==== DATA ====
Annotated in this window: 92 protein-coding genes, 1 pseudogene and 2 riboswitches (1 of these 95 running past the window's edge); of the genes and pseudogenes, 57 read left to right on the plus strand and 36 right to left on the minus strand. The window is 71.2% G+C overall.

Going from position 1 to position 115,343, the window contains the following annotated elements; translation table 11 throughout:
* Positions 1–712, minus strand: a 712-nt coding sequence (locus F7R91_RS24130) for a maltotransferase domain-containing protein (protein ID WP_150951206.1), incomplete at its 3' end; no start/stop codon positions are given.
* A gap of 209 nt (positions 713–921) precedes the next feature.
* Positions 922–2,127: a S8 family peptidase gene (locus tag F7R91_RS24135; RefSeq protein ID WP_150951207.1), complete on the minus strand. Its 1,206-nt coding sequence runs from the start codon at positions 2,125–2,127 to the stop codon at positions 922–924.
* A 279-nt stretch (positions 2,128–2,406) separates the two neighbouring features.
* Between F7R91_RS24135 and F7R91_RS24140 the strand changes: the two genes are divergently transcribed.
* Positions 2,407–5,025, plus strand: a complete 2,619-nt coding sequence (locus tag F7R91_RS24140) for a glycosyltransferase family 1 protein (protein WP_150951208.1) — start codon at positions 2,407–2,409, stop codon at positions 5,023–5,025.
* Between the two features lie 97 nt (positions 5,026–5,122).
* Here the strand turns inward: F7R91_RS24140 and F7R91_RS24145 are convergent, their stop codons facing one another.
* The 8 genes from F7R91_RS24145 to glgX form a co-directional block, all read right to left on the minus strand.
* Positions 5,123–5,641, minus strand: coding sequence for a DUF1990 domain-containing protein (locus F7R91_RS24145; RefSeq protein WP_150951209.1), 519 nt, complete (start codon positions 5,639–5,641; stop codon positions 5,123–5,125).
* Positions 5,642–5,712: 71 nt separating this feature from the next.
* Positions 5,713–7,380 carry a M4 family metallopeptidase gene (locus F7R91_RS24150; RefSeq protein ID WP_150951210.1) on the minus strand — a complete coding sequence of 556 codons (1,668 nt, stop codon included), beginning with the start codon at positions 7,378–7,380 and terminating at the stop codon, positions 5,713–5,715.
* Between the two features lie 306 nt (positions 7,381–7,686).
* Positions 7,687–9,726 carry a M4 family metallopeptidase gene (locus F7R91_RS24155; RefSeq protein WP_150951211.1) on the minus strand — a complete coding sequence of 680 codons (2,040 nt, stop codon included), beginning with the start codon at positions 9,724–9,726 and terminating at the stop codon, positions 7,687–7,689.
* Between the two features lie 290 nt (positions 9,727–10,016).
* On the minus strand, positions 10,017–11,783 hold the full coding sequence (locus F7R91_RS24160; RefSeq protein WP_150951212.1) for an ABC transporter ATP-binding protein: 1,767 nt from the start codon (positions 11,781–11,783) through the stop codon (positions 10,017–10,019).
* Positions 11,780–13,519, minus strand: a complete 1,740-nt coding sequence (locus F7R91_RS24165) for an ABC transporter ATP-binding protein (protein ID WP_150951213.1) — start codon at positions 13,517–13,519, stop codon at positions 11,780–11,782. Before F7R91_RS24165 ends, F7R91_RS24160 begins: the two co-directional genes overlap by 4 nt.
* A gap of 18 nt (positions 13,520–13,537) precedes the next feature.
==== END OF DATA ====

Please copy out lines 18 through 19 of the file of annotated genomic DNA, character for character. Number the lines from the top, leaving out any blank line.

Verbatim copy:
* On the minus strand, positions 10,017–11,783 hold the full coding sequence (locus F7R91_RS24160; RefSeq protein WP_150951212.1) for an ABC transporter ATP-binding protein: 1,767 nt from the start codon (positions 11,781–11,783) through the stop codon (positions 10,017–10,019).
* Positions 11,780–13,519, minus strand: a complete 1,740-nt coding sequence (locus F7R91_RS24165) for an ABC transporter ATP-binding protein (protein ID WP_150951213.1) — start codon at positions 13,517–13,519, stop codon at positions 11,780–11,782. Before F7R91_RS24165 ends, F7R91_RS24160 begins: the two co-directional genes overlap by 4 nt.